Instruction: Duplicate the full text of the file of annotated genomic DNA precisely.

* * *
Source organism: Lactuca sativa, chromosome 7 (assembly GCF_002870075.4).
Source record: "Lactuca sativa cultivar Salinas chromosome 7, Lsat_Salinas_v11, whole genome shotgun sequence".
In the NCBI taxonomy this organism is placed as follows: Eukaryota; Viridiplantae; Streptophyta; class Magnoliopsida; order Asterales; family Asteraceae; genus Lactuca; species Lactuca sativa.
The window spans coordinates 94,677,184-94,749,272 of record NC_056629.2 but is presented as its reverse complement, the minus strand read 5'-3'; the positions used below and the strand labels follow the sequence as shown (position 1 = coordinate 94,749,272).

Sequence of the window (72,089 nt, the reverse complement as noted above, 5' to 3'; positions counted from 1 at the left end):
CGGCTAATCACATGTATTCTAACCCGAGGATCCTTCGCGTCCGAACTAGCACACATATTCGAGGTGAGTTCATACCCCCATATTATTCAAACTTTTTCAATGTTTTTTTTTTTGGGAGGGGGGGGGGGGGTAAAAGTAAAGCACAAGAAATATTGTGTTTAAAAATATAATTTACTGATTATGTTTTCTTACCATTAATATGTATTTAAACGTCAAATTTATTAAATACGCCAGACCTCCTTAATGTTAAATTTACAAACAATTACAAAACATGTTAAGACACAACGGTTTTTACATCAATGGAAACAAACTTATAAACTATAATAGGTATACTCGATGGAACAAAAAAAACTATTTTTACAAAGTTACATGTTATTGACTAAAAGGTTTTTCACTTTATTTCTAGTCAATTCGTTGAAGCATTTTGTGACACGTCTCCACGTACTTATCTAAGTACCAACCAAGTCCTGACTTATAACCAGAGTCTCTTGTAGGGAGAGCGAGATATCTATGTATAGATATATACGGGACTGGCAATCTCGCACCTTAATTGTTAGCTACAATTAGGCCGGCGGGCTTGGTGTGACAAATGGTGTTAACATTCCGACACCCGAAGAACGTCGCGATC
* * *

Source organism: Lactuca sativa, chromosome 7 (assembly GCF_002870075.4).
Source record: "Lactuca sativa cultivar Salinas chromosome 7, Lsat_Salinas_v11, whole genome shotgun sequence".
In the NCBI taxonomy this organism is placed as follows: Eukaryota; Viridiplantae; Streptophyta; class Magnoliopsida; order Asterales; family Asteraceae; genus Lactuca; species Lactuca sativa.
The window spans coordinates 94,677,184-94,749,272 of record NC_056629.2 but is presented as its reverse complement, the minus strand read 5'-3'; the positions used below and the strand labels follow the sequence as shown (position 1 = coordinate 94,749,272).

Sequence of the window (72,089 nt, the reverse complement as noted above, 5' to 3'; positions counted from 1 at the left end):
CGGCTAATCACATGTATTCTAACCCGAGGATCCTTCGCGTCCGAACTAGCACACATATTCGAGGTGAGTTCATACCCCCATATTATTCAAACTTTTTCAATGTTTTTTTTTTTGGGAGGGGGGGGGGGGGTAAAAGTAAAGCACAAGAAATATTGTGTTTAAAAATATAATTTACTGATTATGTTTTCTTACCATTAATATGTATTTAAACGTCAAATTTATTAAATACGCCAGACCTCCTTAATGTTAAATTTACAAACAATTACAAAACATGTTAAGACACAACGGTTTTTACATCAATGGAAACAAACTTATAAACTATAATAGGTATACTCGATGGAACAAAAAAAACTATTTTTACAAAGTTACATGTTATTGACTAAAAGGTTTTTCACTTTATTTCTAGTCAATTCGTTGAAGCATTTTGTGACACGTCTCCACGTACTTATCTAAGTACCAACCAAGTCCTGACTTATAACCAGAGTCTCTTGTAGGGAGAGCGAGATATCTATGTATAGATATATACGGGACTGGCAATCTCGCACCTTAATTGTTAGCTACAATTAGGCCGGCGGGCTTGGTGTGACAAATGGTGTTAACATTCCGACACCCGAAGAACGTCGCGATC